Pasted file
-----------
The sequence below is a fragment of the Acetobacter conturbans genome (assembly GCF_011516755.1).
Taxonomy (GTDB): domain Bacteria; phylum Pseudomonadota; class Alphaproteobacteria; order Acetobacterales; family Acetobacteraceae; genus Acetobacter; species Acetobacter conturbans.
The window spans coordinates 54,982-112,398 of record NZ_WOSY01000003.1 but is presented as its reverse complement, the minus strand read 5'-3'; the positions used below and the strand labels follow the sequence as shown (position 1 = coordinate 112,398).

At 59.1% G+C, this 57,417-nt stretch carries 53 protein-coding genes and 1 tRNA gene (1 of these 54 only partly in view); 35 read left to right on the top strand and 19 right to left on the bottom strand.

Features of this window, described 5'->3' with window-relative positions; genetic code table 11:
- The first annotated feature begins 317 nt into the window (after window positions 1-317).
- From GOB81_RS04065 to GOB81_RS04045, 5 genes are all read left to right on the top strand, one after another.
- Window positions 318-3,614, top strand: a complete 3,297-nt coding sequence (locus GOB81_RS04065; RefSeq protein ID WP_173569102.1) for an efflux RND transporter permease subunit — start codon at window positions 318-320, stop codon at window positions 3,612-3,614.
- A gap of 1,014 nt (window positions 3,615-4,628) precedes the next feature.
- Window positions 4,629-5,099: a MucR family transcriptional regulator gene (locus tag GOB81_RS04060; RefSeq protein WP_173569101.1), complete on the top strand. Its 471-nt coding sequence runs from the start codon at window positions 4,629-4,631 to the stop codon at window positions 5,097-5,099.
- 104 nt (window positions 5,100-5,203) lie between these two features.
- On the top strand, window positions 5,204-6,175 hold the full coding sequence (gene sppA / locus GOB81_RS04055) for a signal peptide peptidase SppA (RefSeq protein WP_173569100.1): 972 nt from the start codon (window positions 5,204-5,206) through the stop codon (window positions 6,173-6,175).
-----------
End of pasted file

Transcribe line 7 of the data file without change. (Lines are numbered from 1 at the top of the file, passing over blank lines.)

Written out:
- From GOB81_RS04065 to GOB81_RS04045, 5 genes are all read left to right on the top strand, one after another.